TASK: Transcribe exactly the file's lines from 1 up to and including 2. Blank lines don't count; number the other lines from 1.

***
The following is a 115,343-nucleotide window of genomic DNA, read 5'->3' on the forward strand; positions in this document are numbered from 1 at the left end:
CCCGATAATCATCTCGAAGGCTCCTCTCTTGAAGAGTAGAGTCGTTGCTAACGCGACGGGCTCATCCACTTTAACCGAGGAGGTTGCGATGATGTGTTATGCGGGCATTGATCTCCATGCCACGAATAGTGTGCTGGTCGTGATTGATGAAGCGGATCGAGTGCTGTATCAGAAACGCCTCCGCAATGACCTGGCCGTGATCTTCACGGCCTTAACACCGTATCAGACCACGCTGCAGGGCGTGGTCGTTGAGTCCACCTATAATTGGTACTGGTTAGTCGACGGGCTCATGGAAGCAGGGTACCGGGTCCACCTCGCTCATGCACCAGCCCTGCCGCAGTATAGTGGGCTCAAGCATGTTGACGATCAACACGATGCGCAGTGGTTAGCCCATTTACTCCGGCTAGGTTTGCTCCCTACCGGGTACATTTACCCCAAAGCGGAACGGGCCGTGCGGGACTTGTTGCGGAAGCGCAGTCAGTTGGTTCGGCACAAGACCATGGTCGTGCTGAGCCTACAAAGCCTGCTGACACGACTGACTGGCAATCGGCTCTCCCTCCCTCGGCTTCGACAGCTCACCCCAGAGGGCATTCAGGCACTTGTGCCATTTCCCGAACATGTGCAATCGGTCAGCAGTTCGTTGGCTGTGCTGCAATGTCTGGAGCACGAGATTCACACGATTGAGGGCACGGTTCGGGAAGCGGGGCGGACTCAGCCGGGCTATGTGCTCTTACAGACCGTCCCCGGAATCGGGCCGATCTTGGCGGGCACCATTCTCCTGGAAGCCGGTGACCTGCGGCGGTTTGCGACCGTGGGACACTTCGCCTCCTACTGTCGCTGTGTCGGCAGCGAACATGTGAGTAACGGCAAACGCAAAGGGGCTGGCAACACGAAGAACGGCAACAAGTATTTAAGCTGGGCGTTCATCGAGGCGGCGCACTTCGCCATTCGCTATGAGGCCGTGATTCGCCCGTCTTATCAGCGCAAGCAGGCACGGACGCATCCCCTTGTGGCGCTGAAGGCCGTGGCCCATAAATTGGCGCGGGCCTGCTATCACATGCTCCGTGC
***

The following is a 115,343-nucleotide window of genomic DNA, read 5'->3' on the forward strand; positions in this document are numbered from 1 at the left end:
CCCGATAATCATCTCGAAGGCTCCTCTCTTGAAGAGTAGAGTCGTTGCTAACGCGACGGGCTCATCCACTTTAACCGAGGAGGTTGCGATGATGTGTTATGCGGGCATTGATCTCCATGCCACGAATAGTGTGCTGGTCGTGATTGATGAAGCGGATCGAGTGCTGTATCAGAAACGCCTCCGCAATGACCTGGCCGTGATCTTCACGGCCTTAACACCGTATCAGACCACGCTGCAGGGCGTGGTCGTTGAGTCCACCTATAATTGGTACTGGTTAGTCGACGGGCTCATGGAAGCAGGGTACCGGGTCCACCTCGCTCATGCACCAGCCCTGCCGCAGTATAGTGGGCTCAAGCATGTTGACGATCAACACGATGCGCAGTGGTTAGCCCATTTACTCCGGCTAGGTTTGCTCCCTACCGGGTACATTTACCCCAAAGCGGAACGGGCCGTGCGGGACTTGTTGCGGAAGCGCAGTCAGTTGGTTCGGCACAAGACCATGGTCGTGCTGAGCCTACAAAGCCTGCTGACACGACTGACTGGCAATCGGCTCTCCCTCCCTCGGCTTCGACAGCTCACCCCAGAGGGCATTCAGGCACTTGTGCCATTTCCCGAACATGTGCAATCGGTCAGCAGTTCGTTGGCTGTGCTGCAATGTCTGGAGCACGAGATTCACACGATTGAGGGCACGGTTCGGGAAGCGGGGCGGACTCAGCCGGGCTATGTGCTCTTACAGACCGTCCCCGGAATCGGGCCGATCTTGGCGGGCACCATTCTCCTGGAAGCCGGTGACCTGCGGCGGTTTGCGACCGTGGGACACTTCGCCTCCTACTGTCGCTGTGTCGGCAGCGAACATGTGAGTAACGGCAAACGCAAAGGGGCTGGCAACACGAAGAACGGCAACAAGTATTTAAGCTGGGCGTTCATCGAGGCGGCGCACTTCGCCATTCGCTATGAGGCCGTGATTCGCCCGTCTTATCAGCGCAAGCAGGCACGGACGCATCCCCTTGTGGCGCTGAAGGCCGTGGCCCATAAATTGGCGCGGGCCTGCTATCACATGCTCCGTGC